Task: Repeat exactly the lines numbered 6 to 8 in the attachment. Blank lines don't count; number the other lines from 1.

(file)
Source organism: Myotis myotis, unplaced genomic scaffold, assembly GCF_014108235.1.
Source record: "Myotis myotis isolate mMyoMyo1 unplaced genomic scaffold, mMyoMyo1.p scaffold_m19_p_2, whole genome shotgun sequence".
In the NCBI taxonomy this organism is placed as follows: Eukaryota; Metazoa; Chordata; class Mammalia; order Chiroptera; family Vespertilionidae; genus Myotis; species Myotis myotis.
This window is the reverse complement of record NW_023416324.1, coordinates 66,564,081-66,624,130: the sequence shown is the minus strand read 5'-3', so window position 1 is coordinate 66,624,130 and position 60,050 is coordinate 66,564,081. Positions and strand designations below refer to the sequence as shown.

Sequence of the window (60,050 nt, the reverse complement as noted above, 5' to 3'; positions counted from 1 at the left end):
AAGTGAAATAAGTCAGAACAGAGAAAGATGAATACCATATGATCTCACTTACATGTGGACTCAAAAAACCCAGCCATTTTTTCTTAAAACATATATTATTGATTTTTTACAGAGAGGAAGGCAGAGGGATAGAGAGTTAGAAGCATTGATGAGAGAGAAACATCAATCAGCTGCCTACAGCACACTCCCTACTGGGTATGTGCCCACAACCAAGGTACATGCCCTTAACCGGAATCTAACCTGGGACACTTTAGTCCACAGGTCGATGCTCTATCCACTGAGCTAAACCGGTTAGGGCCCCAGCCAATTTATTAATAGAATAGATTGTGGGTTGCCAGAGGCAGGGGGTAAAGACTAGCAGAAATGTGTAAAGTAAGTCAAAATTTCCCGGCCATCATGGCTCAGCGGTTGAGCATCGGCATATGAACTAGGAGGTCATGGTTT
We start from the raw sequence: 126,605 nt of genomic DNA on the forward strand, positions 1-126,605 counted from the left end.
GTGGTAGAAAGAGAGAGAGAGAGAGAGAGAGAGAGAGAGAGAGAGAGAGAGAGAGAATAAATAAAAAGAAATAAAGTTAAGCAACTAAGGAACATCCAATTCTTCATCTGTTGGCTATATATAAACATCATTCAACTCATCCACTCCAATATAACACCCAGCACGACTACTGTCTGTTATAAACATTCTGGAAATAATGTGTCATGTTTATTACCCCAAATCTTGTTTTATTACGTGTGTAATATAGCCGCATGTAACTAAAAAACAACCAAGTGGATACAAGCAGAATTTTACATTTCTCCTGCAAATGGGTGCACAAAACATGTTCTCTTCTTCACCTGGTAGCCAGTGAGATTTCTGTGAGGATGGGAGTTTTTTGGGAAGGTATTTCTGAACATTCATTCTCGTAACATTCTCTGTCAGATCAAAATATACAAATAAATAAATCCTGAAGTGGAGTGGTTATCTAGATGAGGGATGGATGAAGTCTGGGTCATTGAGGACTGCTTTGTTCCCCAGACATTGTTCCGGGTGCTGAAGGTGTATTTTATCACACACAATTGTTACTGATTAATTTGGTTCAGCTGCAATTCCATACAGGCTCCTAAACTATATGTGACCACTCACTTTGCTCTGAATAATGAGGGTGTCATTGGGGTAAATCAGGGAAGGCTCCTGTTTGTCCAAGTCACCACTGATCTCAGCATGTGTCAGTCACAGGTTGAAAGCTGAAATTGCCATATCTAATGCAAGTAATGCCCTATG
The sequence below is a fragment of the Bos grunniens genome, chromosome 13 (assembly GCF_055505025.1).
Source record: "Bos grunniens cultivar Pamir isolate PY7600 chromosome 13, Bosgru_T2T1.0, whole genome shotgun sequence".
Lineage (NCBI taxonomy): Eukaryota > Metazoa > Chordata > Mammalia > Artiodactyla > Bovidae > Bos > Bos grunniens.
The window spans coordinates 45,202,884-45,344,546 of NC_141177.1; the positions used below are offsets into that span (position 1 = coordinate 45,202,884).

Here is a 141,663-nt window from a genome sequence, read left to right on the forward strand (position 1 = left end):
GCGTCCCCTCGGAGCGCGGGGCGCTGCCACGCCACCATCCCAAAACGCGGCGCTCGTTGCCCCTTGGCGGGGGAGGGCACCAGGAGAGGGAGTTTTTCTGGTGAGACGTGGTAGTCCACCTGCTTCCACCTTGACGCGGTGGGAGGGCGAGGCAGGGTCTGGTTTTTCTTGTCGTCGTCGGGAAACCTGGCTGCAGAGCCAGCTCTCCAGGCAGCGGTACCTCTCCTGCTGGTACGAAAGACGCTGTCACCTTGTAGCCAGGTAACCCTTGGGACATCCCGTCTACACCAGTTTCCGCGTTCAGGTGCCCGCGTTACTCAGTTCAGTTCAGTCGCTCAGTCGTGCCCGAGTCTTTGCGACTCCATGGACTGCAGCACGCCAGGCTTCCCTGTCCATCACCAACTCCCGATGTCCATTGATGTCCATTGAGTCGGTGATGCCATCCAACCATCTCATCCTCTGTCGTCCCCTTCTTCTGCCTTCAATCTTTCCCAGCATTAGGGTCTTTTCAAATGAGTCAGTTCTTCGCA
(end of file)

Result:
AAGTGAAATAAGTCAGAACAGAGAAAGATGAATACCATATGATCTCACTTACATGTGGACTCAAAAAACCCAGCCATTTTTTCTTAAAACATATATTATTGATTTTTTACAGAGAGGAAGGCAGAGGGATAGAGAGTTAGAAGCATTGATGAGAGAGAAACATCAATCAGCTGCCTACAGCACACTCCCTACTGGGTATGTGCCCACAACCAAGGTACATGCCCTTAACCGGAATCTAACCTGGGACACTTTAGTCCACAGGTCGATGCTCTATCCACTGAGCTAAACCGGTTAGGGCCCCAGCCAATTTATTAATAGAATAGATTGTGGGTTGCCAGAGGCAGGGGGTAAAGACTAGCAGAAATGTGTAAAGTAAGTCAAAATTTCCCGGCCATCATGGCTCAGCGGTTGAGCATCGGCATATGAACTAGGAGGTCATGGTTT
We start from the raw sequence: 126,605 nt of genomic DNA on the forward strand, positions 1-126,605 counted from the left end.
GTGGTAGAAAGAGAGAGAGAGAGAGAGAGAGAGAGAGAGAGAGAGAGAGAGAGAGAATAAATAAAAAGAAATAAAGTTAAGCAACTAAGGAACATCCAATTCTTCATCTGTTGGCTATATATAAACATCATTCAACTCATCCACTCCAATATAACACCCAGCACGACTACTGTCTGTTATAAACATTCTGGAAATAATGTGTCATGTTTATTACCCCAAATCTTGTTTTATTACGTGTGTAATATAGCCGCATGTAACTAAAAAACAACCAAGTGGATACAAGCAGAATTTTACATTTCTCCTGCAAATGGGTGCACAAAACATGTTCTCTTCTTCACCTGGTAGCCAGTGAGATTTCTGTGAGGATGGGAGTTTTTTGGGAAGGTATTTCTGAACATTCATTCTCGTAACATTCTCTGTCAGATCAAAATATACAAATAAATAAATCCTGAAGTGGAGTGGTTATCTAGATGAGGGATGGATGAAGTCTGGGTCATTGAGGACTGCTTTGTTCCCCAGACATTGTTCCGGGTGCTGAAGGTGTATTTTATCACACACAATTGTTACTGATTAATTTGGTTCAGCTGCAATTCCATACAGGCTCCTAAACTATATGTGACCACTCACTTTGCTCTGAATAATGAGGGTGTCATTGGGGTAAATCAGGGAAGGCTCCTGTTTGTCCAAGTCACCACTGATCTCAGCATGTGTCAGTCACAGGTTGAAAGCTGAAATTGCCATATCTAATGCAAGTAATGCCCTATG